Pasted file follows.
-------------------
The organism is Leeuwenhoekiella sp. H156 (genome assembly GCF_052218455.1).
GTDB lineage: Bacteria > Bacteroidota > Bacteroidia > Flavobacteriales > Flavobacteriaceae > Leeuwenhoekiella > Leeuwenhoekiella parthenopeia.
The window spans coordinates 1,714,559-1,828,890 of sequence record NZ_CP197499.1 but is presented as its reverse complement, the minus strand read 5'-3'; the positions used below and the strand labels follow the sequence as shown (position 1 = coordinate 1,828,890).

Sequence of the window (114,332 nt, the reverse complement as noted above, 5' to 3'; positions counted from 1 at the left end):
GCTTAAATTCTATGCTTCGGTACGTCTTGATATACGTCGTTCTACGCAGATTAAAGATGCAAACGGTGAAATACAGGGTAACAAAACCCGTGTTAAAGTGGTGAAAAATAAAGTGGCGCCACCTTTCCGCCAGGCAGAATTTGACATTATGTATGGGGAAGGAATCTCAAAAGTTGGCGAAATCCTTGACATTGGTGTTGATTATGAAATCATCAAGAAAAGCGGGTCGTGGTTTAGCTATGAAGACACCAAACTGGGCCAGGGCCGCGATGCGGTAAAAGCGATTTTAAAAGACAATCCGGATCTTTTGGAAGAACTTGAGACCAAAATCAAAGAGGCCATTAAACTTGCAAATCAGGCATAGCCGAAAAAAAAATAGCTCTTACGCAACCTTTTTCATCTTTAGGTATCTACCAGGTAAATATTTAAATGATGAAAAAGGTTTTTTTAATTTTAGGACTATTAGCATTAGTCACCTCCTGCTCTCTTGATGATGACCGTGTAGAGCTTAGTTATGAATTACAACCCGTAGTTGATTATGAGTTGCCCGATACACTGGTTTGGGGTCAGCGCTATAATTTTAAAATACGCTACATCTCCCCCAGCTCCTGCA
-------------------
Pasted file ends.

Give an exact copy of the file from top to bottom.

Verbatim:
The organism is Leeuwenhoekiella sp. H156 (genome assembly GCF_052218455.1).
GTDB lineage: Bacteria > Bacteroidota > Bacteroidia > Flavobacteriales > Flavobacteriaceae > Leeuwenhoekiella > Leeuwenhoekiella parthenopeia.
The window spans coordinates 1,714,559-1,828,890 of sequence record NZ_CP197499.1 but is presented as its reverse complement, the minus strand read 5'-3'; the positions used below and the strand labels follow the sequence as shown (position 1 = coordinate 1,828,890).

Sequence of the window (114,332 nt, the reverse complement as noted above, 5' to 3'; positions counted from 1 at the left end):
GCTTAAATTCTATGCTTCGGTACGTCTTGATATACGTCGTTCTACGCAGATTAAAGATGCAAACGGTGAAATACAGGGTAACAAAACCCGTGTTAAAGTGGTGAAAAATAAAGTGGCGCCACCTTTCCGCCAGGCAGAATTTGACATTATGTATGGGGAAGGAATCTCAAAAGTTGGCGAAATCCTTGACATTGGTGTTGATTATGAAATCATCAAGAAAAGCGGGTCGTGGTTTAGCTATGAAGACACCAAACTGGGCCAGGGCCGCGATGCGGTAAAAGCGATTTTAAAAGACAATCCGGATCTTTTGGAAGAACTTGAGACCAAAATCAAAGAGGCCATTAAACTTGCAAATCAGGCATAGCCGAAAAAAAAATAGCTCTTACGCAACCTTTTTCATCTTTAGGTATCTACCAGGTAAATATTTAAATGATGAAAAAGGTTTTTTTAATTTTAGGACTATTAGCATTAGTCACCTCCTGCTCTCTTGATGATGACCGTGTAGAGCTTAGTTATGAATTACAACCCGTAGTTGATTATGAGTTGCCCGATACACTGGTTTGGGGTCAGCGCTATAATTTTAAAATACGCTACATCTCCCCCAGCTCCTGCA